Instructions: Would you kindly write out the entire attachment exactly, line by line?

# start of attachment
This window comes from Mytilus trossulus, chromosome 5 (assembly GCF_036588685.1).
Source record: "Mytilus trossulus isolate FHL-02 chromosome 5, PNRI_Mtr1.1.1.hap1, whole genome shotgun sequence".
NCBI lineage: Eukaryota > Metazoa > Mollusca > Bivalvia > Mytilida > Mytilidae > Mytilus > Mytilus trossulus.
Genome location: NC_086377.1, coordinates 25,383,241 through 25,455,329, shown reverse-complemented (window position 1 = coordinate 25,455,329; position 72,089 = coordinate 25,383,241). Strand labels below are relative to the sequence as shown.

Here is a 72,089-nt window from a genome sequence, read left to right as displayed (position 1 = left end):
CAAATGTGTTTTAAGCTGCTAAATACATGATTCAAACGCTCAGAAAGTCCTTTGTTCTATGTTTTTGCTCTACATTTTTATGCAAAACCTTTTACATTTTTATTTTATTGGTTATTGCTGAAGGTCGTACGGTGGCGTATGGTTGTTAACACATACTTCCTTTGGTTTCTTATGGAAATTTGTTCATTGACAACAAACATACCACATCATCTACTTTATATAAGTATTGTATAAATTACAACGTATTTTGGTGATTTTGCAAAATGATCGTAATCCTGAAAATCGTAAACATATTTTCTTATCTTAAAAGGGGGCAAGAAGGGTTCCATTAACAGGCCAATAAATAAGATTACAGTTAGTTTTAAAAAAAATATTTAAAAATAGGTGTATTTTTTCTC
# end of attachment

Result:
This window comes from Mytilus trossulus, chromosome 5 (assembly GCF_036588685.1).
Source record: "Mytilus trossulus isolate FHL-02 chromosome 5, PNRI_Mtr1.1.1.hap1, whole genome shotgun sequence".
NCBI lineage: Eukaryota > Metazoa > Mollusca > Bivalvia > Mytilida > Mytilidae > Mytilus > Mytilus trossulus.
Genome location: NC_086377.1, coordinates 25,383,241 through 25,455,329, shown reverse-complemented (window position 1 = coordinate 25,455,329; position 72,089 = coordinate 25,383,241). Strand labels below are relative to the sequence as shown.

Here is a 72,089-nt window from a genome sequence, read left to right as displayed (position 1 = left end):
CAAATGTGTTTTAAGCTGCTAAATACATGATTCAAACGCTCAGAAAGTCCTTTGTTCTATGTTTTTGCTCTACATTTTTATGCAAAACCTTTTACATTTTTATTTTATTGGTTATTGCTGAAGGTCGTACGGTGGCGTATGGTTGTTAACACATACTTCCTTTGGTTTCTTATGGAAATTTGTTCATTGACAACAAACATACCACATCATCTACTTTATATAAGTATTGTATAAATTACAACGTATTTTGGTGATTTTGCAAAATGATCGTAATCCTGAAAATCGTAAACATATTTTCTTATCTTAAAAGGGGGCAAGAAGGGTTCCATTAACAGGCCAATAAATAAGATTACAGTTAGTTTTAAAAAAAATATTTAAAAATAGGTGTATTTTTTCTC